Plans, Intentions, Thoughts?: つもり vs 予定 And ~ようと思う vs ~ようと思っている :Hey, ninja warriors! It’s that time of day again to pour yourself a hot mug of tea and study some Japanese! Today, we’re going to learn how to express our intentions, plans, and things we’re thinking about doing in the future by utilizing the words つもり and 予定 and the phrase ~ようと思う. Without further ado, let’s begin!

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つもり(tsumori) vs 予定(yotei)

つもり (tsumori) means “intend to.” It’s a pseudo noun that is attached to the dictionary form of the verb at the end of the sentence to express what you intend to do. It’s often accompanied by the copula だ (da) or です (desu). Take a look at some examples below.

Watashi wa 35-sai made ni kekkon suru tsumori desu.
I intend to get married by the age of 35.
Kazoku wa kotoshi no Kurisumasu wo Betonamu de sugosu tsumori da.
My family intends to spend Christmas in Vietnam this year.
Kanojo wa Toukyou ni hikkoshi suru tsumor desu.
She intends to move to Tokyo.

If you want to say what you do NOT intend to do, then you add はない to the end of つもり. つもりはない (tsumori wa nai) is used for casual exchanges, and つもりはありません (tsumori wa arimasen) is for formal. Below are some examples.

Konshuumatsu watashi wa dekake suru tsumori wa arimasen.
I don’t intend to go out this weekend.
Kare wa daigaku ni iku tsumori wa nai.
He doesn’t intend to go to college.

Now that we know how to use つもり to talk about our intentions, let’s use 予定 (yotei) in the same vein. 予定 is a noun that means “plan” in English but can also be added to the end of a sentence to convey what we are planning to do. Take a look at some of the examples below.

Takashi-san wa Orinpikku ni shutsujou suru yotei desu.
Takahashi is planning on trying out for the Olympics.
Boku wa san-ji ni tomodachi to kaimono suru yotei da.
I plan on going shopping with my friend and 3:00.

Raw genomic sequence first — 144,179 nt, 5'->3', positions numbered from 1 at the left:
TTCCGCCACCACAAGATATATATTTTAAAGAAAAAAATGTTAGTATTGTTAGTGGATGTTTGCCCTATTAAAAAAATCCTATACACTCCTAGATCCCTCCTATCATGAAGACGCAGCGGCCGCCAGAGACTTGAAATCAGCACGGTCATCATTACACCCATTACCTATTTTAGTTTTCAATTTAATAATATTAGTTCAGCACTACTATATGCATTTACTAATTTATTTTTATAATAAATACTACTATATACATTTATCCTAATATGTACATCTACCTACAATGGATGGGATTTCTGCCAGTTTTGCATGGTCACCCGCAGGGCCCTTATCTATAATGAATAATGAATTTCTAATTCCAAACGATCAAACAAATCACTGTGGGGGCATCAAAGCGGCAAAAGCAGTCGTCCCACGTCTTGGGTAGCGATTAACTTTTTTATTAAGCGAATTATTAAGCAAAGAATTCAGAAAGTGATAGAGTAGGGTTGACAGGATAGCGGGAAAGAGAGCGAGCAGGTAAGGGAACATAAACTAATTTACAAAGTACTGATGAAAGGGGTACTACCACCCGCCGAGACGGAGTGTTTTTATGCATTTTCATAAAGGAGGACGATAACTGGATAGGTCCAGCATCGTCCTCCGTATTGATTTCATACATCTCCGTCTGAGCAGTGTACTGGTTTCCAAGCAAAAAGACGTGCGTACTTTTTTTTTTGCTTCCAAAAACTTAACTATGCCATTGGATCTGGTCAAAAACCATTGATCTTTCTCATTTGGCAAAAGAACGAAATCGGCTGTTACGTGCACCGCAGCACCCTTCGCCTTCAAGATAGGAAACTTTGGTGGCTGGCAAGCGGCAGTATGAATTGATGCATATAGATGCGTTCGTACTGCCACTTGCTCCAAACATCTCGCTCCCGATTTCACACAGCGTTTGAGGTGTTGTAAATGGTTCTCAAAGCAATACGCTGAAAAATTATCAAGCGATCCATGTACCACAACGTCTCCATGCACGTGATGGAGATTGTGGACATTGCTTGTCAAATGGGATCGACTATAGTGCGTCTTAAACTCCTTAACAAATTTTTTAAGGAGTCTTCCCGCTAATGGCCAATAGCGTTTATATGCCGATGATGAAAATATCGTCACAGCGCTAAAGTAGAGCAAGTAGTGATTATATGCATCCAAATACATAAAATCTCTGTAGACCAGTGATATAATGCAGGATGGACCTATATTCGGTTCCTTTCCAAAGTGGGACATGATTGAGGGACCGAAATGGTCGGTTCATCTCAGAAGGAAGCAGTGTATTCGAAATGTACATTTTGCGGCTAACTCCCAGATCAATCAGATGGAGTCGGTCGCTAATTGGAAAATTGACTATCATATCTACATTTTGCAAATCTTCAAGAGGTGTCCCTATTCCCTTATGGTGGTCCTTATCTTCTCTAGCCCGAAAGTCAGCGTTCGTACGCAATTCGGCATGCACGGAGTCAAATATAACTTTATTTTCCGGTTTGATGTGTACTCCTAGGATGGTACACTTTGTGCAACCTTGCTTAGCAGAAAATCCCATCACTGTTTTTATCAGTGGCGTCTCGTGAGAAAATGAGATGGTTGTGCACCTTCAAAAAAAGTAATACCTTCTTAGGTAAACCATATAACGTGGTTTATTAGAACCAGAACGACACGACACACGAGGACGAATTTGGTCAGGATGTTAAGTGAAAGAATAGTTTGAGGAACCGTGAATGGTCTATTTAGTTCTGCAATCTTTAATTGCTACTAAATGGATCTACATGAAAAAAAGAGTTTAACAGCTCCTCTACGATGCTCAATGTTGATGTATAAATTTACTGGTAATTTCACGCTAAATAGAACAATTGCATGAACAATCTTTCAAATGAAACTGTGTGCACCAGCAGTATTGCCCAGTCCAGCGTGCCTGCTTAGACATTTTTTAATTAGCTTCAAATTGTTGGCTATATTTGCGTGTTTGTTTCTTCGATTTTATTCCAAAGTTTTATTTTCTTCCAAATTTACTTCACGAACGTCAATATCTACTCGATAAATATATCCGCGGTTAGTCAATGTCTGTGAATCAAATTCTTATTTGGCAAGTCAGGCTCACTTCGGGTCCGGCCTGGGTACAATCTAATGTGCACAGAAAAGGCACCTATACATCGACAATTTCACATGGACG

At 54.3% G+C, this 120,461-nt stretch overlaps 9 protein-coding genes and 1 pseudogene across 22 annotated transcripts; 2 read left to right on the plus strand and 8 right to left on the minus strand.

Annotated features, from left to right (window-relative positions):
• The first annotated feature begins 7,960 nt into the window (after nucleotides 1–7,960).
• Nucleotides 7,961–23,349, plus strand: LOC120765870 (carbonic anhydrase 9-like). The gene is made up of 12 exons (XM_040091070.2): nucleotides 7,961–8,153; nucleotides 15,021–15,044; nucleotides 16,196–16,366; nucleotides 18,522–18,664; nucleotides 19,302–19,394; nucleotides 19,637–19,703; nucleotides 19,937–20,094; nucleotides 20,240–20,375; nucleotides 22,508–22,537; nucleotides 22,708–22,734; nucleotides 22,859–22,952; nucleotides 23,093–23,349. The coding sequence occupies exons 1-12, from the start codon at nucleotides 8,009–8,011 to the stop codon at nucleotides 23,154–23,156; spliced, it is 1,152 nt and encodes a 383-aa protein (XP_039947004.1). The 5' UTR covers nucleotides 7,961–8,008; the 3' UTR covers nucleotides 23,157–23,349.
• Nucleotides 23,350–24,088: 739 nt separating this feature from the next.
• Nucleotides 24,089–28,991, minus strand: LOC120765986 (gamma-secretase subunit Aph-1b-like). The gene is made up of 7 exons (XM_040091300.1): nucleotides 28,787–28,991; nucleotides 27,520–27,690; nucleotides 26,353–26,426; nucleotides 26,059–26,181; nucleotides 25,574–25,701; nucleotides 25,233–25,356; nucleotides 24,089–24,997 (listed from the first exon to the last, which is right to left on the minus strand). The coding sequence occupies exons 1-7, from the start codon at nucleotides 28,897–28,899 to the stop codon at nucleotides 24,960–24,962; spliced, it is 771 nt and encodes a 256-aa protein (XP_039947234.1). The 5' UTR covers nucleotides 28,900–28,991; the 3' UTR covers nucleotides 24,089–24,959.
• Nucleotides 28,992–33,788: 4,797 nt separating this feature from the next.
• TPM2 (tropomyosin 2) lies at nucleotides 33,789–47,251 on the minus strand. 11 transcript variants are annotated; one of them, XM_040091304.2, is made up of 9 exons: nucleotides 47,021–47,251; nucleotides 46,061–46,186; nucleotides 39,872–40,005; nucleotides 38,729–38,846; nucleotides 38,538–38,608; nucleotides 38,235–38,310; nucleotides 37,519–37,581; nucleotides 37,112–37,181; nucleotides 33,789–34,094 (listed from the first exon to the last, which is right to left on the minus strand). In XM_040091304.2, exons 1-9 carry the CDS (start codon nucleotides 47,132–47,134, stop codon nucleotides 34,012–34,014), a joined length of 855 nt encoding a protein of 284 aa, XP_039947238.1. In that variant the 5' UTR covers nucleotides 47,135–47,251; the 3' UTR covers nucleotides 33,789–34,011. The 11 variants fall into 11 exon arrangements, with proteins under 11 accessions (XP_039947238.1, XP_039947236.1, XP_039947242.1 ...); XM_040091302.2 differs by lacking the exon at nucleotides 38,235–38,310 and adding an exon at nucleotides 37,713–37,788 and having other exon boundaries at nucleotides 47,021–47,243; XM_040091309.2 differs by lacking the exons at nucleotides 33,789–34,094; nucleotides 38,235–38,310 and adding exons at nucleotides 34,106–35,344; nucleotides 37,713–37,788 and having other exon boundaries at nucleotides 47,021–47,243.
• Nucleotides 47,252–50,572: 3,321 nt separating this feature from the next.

Kanojo wa kotoshi no natsu juu kiro yaseru yotei desu.
She plans on losing 10 kilograms this summer.

Likewise, if you want to express what you are NOT planning to do, you can attach 予定はない(yotei wa nai) or 予定はありません (yotei wa arimasen).

Haru wa ryokou suru yotei wa nai.
I don’t plan on traveling this spring.
Joushi wa intai suru yotei wa arimasen.
The boss isn’t planning on retiring.

~ようと思う(youtoomou) vs ~ようと思っている(youtoomotteiru)

Now that we know how to talk about our intentions and plans, let’s learn how to express what we are thinking of doing. 思う (omou) is a verb meaning “to think.” In order to say “I think I will…” you conjugate the final verb of the sentence into the volitional form (the form) and attach と思う (to omou) to the end. The particle と is used the same way here as it is used to mark a quotation: it indicates the content of the action 思う. 

Yoru-gohan wa suupu wo tsukurou to omou.
I think I’ll make soup for dinner.
Kare wa doyoubi yakyuu shiai ni ikou to omoimasu.
He thinks he’ll go to a baseball game on Saturday.
Firu wa Nihongo no bukatsu wo sanka shiyou to omou.
Phil thinks he’ll join the Japanese club.

When expressing what you think you will NOT do, you simply change 思う into the negative 思わない for casual or 思いません for formal. 

Kyou densha ni norou to omowanai.
I don’t think I’ll ride the train today.
Ima guai ga warui kara ashita shukkin shiyou to omoimasen.
I don’t feel well now, so I don’t think I’ll go to work tomorrow.

Now, if you want to convey that you are “thinking of” doing something rather than just “think,” you use the present progressive form of 思う, which is 思っている. The difference is quite subtle! You can use whichever one you want!

Gitaa wo urou to omotte iru.
I’m thinking of selling my guitar.
Dezaato wa aisu kuriimu wo tabeyou to omotte imasu.
I’m thinking of having ice cream for dessert.
Shousetsu wo kakou to omotte iru.
I’m thinking of writing a novel.

When expressing what you are NOT thinking of doing, you simply conjugate いる into the negative いない (inai) for casual and いません (imasen) for formal.

Shibaraku hikouki de ryokou shiyou to omotte imasen.
I am not thinking of traveling by airplane for a while.
Ano hoteru ni wa mata tomarou to omotte inai.
I’m not thinking I’ll stay at that hotel again.

In Summary

When you are talking about things that you intend to do, you stick つもり after the dictionary form of the verb at the end of the sentence. When talking about things that you plan to do, you use 予定 instead of つもり. They both have basically the same meaning.

When talking about what you think you’ll do in the future, conjugate the final verb of the sentence into the volitional form, add と, and then add 思う. When talking about things that you’re thinking (-ing) of doing, change 思う into the present progressive 思っている. Again, both have basically the same meaning.

Now that you know how to express your future intentions and things you’re thinking of doing, it’s time to get out there and practice! This is an easy lesson to implement into your Japanese conversation. Try it out today!  

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